Women Who Drink More Than 8 Drinks a Week Have a Higher Risk of Heart Disease: Study

A Kaiser Permanente Northern California study found that binge drinking more than 3 alcoholic beverages per day puts women at a higher risk for heart disease

<p>monkeybusinessimages/Getty</p> People toasting drinks


People toasting drinks

A new study has found that women who drink more than one alcoholic beverage per day are more likely to develop heart disease.

Doctora from Kaiser Permanente Northern California used data from over 430,000 adults in the healthcare system to research their alcohol intake and coronary heart disease diagnoses as a part of their study on drinking and its effects on the body.

Women included in the data who said they drink eight or more alcoholic drinks per week were anywhere from 33 to 51% more likely to develop coronary heart disease, also called coronary artery disease, according to the Washington Post. The study also found that binge drinking had a significant impact — women who drank more than three alcoholic drinks in a day were 68% more likely to get heart disease than those who didn't.

According to the Mayo Clinic, coronary heart disease is a common heart condition that occurs when a person's coronary arteries become filled with cholesterol deposits and plaque. Blood, oxygen and nutrients then can't flow as freely to the heart, and this reduced blood flow can lead to shortness of breath, chest pain and, in cases of a complete blockage, a heart attack.

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“There has been an increasing prevalence of alcohol use among young and middle-aged women as women may feel they’re protected against heart disease until they’re older, but this study shows that even in that age group, women who drink more than the recommended amount of one drink per day or tend to binge drink, are at risk for coronary heart disease,” the study's author and cardiologist Jamal Rana wrote to the Post in an email.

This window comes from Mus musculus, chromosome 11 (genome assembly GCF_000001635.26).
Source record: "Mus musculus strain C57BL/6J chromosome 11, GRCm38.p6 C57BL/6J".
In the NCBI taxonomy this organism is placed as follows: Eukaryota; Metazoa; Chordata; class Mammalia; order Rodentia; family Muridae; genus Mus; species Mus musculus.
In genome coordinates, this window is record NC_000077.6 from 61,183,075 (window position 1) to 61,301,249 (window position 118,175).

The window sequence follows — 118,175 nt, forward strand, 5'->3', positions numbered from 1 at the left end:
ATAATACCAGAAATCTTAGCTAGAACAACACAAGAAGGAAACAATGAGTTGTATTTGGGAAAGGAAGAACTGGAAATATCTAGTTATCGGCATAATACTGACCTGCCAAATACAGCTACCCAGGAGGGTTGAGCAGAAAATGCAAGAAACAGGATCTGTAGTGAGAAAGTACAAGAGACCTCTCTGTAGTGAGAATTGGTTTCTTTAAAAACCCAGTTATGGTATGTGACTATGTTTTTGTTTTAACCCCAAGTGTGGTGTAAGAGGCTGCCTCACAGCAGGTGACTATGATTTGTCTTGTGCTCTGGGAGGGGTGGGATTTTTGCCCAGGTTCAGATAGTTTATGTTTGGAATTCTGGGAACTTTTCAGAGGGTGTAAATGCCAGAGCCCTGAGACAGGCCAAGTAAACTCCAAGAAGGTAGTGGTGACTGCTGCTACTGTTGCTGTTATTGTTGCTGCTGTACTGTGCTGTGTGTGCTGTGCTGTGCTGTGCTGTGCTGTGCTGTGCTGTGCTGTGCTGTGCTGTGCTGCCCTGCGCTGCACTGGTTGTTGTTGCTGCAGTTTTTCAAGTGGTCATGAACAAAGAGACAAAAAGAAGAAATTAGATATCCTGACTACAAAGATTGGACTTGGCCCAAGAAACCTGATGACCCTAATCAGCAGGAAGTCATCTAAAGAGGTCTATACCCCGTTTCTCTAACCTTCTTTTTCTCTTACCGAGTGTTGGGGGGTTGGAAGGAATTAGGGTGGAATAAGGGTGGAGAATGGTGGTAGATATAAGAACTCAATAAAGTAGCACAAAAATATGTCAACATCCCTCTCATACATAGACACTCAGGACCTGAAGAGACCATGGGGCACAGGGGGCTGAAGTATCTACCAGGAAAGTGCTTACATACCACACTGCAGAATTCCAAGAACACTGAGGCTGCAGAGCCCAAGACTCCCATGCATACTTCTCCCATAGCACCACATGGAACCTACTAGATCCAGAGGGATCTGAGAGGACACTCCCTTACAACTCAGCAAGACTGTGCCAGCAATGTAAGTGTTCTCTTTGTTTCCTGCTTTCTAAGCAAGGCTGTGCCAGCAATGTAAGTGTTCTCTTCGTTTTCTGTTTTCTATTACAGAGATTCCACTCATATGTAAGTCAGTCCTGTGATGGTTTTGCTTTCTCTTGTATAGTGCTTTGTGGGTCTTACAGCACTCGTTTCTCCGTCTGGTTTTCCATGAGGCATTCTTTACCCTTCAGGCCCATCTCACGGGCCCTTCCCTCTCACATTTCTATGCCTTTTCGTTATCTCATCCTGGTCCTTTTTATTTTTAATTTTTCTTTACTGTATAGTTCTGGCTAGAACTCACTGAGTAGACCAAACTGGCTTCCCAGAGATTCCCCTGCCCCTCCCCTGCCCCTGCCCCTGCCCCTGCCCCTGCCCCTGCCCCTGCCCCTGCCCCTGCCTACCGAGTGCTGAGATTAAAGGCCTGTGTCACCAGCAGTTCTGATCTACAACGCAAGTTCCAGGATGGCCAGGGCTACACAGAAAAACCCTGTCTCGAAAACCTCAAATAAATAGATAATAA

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The healthcare company conducted its study by collecting data from patients about their alcohol intake in 2014 and 2015 and then studied their heart health and drinking habits for four years.

In the years after the patients' initial reports about their alcohol intake, over 3,100 of them were diagnosed with coronary heart disease. According to the Post, patients who reported binge drinking were the most impacted.

The study, which was funded by the National Institutes of Health (NIH) and the National Institute on Alcohol Abuse and Alcoholism, is set to be presented in April at the American College of Cardiology’s Annual Scientific Session.

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According to the CDC, heart disease is the No. 1 cause of death for women in the United States, and coronary artery disease takes the top spot within the heart disease category. The organization already recommends that women limit their alcohol intake to one drink per day to reduce the risk of heart disease.

The CDC also recommends several other ways for women to reduce their risk for heart disease, including getting tested for diabetes, quitting smoking, getting routine blood pressure checks, managing stress, eating healthy and getting 150 minutes of exercise per week.

"There has long been this idea that alcohol is good for the heart," Rana added to the Post, "but more and more evidence is challenging that notion."

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